Power means, very simply, getting someone to do the things you want them to do. One of the few things that irks me in my job as a trainer is the number of times people say they are powerless. Are they really? We all have more power than we could possibly realise.
Types of power
Now, there are different source of power and some are more effective than others. Some you have and some you may not. We’ll have a quick run through the types of power available. You can decide for yourself which ones you have and what might work best to you.
Let’s start with the nasties. If you’re under five years old, weigh less than seven stone or are feeling poorly there is a chance I might physically be able to force you to do my will. Using physical force would be easy for the big guys. Something I might be better at is using your lack of confidence or insecurities to bamboozle you with big words, fancy arguments or emotional blackmail.
These, obviously, are the tactics of bullies. If I did either of these things, I might get you to do my will immediately but as soon as the situation is over, what would you think of me? Your loyalty to me would be over the hills and far away. You would resist coming into contact with me again as far as possible. So, instant results that are no use for a long term relationship or working together. If you work in HR, you may well have had to deal with complaints about bully tactics.
Not so bad…
Let’s try the second group of power sources. These are around authority and compliance – legitimate power. If I am the local bobby on the beat and I ask you to get off your bike, you probably will. If I’m your boss and ask you to run to the post office, you probably will. You won’t think that badly of me either. You comply with my wishes because I have some authority over you.
There are other types of power that will get you to comply, which are around social norms – the way we do things. We stand in queues, clap at concerts, put clothes on before we leave the house.
Where is your loyalty when these types of power are used? Well, nowhere, really. We’re pretty indifferent. We comply, but with little or no attachment to the source of power. This is why compliance is not the same as employee engagement. If your staff comply, they are probably not doing much more than the minimum to get by.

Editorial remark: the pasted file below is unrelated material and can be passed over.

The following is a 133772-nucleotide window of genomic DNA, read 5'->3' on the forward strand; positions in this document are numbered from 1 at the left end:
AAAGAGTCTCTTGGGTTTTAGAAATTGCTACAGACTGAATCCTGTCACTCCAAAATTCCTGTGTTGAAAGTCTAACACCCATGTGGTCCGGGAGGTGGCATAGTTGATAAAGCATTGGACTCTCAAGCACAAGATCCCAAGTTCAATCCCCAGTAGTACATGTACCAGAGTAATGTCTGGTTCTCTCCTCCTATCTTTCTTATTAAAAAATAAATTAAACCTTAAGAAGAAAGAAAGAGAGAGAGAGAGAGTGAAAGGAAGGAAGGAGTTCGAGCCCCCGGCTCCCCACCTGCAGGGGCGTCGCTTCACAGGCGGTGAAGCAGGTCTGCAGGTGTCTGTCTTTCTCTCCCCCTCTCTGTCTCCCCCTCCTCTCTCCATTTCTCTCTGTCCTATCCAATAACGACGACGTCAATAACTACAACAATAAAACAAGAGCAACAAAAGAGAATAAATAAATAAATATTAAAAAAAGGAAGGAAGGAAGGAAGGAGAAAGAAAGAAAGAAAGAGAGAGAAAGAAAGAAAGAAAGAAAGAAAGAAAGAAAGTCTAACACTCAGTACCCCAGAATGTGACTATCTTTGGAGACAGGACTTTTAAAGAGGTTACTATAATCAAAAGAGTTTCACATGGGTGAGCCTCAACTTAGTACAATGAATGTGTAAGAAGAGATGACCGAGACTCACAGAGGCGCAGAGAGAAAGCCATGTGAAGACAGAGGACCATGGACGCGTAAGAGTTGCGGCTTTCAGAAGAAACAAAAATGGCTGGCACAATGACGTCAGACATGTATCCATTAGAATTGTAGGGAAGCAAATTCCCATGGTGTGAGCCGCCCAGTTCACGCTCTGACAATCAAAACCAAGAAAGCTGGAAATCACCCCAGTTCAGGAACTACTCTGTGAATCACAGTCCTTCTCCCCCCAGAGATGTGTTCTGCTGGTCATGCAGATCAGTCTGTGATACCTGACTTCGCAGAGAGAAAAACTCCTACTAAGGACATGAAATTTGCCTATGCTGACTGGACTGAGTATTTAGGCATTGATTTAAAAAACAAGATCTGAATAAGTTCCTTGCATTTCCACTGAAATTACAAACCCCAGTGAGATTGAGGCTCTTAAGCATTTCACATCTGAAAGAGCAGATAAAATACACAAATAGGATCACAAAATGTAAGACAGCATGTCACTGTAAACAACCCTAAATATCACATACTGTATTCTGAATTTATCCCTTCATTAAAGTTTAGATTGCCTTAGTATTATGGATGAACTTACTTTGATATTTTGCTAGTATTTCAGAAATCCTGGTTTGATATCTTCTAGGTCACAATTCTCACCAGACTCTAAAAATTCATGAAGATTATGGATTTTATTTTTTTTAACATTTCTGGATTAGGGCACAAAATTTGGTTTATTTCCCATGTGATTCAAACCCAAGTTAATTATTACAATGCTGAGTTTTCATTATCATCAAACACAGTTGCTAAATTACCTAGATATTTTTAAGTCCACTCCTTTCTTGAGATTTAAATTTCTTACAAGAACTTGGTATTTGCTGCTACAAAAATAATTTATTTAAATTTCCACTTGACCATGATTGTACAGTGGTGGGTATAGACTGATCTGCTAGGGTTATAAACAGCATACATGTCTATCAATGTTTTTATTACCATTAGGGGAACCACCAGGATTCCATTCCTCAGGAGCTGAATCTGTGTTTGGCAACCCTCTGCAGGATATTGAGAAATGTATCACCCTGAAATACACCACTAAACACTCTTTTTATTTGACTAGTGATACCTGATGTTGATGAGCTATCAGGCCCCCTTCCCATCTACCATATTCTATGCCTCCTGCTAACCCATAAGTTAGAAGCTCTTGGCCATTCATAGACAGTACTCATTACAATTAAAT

The Good Guys!
You don’t need to be a genius to work out that none of the above is sufficient if you want others to be committed, loyal, respecting us and, well, doing things for us!
Fortunately, there are two sources of power that can help here. The first is the power of expertise. If someone knows more than us, we tend to look up to them, especially when that information is important to us. We usually respect doctors, solicitors, leaders in our own field and those who share our interests. That is one reason people blog – to let others see what it is they know. This is an important source of power not only for HR, but all kinds of other in house experts – such accountants and marketeers. you may not have direct line management over other departments, but you certainly can influence using your power of expertise.
And lastly (drum roll please…) is the biggie – your personal power. People want to be associated with you because of something about you that attracts them. The charisma of fame comes into this category, but so does your sense of humour, friendliness, sunny disposition, reliability and willingness to go the extra mile. It might just be that you are good to be around – the type of person that gives to others rather than draining them.
These types of power inspire commitment.Don’t underestimate your expertise, and make sure you recognise the aspects of your behaviour that give you personal power.
Which are you using?
Think of your key challenges – which sources of power are you using? Which ones are available to you? How could you attract more goodwill by using your personal power? I’d love to know!
This is a very simplified overview. If you want to read more, look up French and Raven. Changing Minds has an article here
By Julie Cooper
Author of Face to Face in the Workplace
“If you deal with people you need this book” Buy your copy here